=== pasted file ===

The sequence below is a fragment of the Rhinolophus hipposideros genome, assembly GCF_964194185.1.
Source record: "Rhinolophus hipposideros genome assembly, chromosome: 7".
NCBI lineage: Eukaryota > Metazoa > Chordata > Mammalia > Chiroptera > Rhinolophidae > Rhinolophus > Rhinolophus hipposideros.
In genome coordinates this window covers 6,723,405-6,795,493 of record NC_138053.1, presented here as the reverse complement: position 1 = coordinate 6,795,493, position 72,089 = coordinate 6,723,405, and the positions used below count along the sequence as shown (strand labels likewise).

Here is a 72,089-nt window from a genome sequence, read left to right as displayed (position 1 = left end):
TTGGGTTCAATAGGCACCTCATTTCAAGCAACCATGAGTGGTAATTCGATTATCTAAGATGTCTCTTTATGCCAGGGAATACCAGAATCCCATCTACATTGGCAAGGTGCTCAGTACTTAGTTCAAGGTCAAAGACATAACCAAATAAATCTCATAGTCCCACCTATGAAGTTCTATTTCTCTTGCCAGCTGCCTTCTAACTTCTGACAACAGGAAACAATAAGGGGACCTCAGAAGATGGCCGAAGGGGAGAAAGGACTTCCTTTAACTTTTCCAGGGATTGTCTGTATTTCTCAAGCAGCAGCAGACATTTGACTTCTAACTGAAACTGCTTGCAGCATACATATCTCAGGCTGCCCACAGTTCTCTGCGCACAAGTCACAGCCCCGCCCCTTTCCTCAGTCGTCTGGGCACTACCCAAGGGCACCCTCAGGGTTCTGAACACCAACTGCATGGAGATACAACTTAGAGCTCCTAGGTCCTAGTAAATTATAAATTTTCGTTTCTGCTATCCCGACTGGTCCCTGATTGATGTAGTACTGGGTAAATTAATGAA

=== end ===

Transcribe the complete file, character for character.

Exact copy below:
The sequence below is a fragment of the Rhinolophus hipposideros genome, assembly GCF_964194185.1.
Source record: "Rhinolophus hipposideros genome assembly, chromosome: 7".
NCBI lineage: Eukaryota > Metazoa > Chordata > Mammalia > Chiroptera > Rhinolophidae > Rhinolophus > Rhinolophus hipposideros.
In genome coordinates this window covers 6,723,405-6,795,493 of record NC_138053.1, presented here as the reverse complement: position 1 = coordinate 6,795,493, position 72,089 = coordinate 6,723,405, and the positions used below count along the sequence as shown (strand labels likewise).

Here is a 72,089-nt window from a genome sequence, read left to right as displayed (position 1 = left end):
TTGGGTTCAATAGGCACCTCATTTCAAGCAACCATGAGTGGTAATTCGATTATCTAAGATGTCTCTTTATGCCAGGGAATACCAGAATCCCATCTACATTGGCAAGGTGCTCAGTACTTAGTTCAAGGTCAAAGACATAACCAAATAAATCTCATAGTCCCACCTATGAAGTTCTATTTCTCTTGCCAGCTGCCTTCTAACTTCTGACAACAGGAAACAATAAGGGGACCTCAGAAGATGGCCGAAGGGGAGAAAGGACTTCCTTTAACTTTTCCAGGGATTGTCTGTATTTCTCAAGCAGCAGCAGACATTTGACTTCTAACTGAAACTGCTTGCAGCATACATATCTCAGGCTGCCCACAGTTCTCTGCGCACAAGTCACAGCCCCGCCCCTTTCCTCAGTCGTCTGGGCACTACCCAAGGGCACCCTCAGGGTTCTGAACACCAACTGCATGGAGATACAACTTAGAGCTCCTAGGTCCTAGTAAATTATAAATTTTCGTTTCTGCTATCCCGACTGGTCCCTGATTGATGTAGTACTGGGTAAATTAATGAA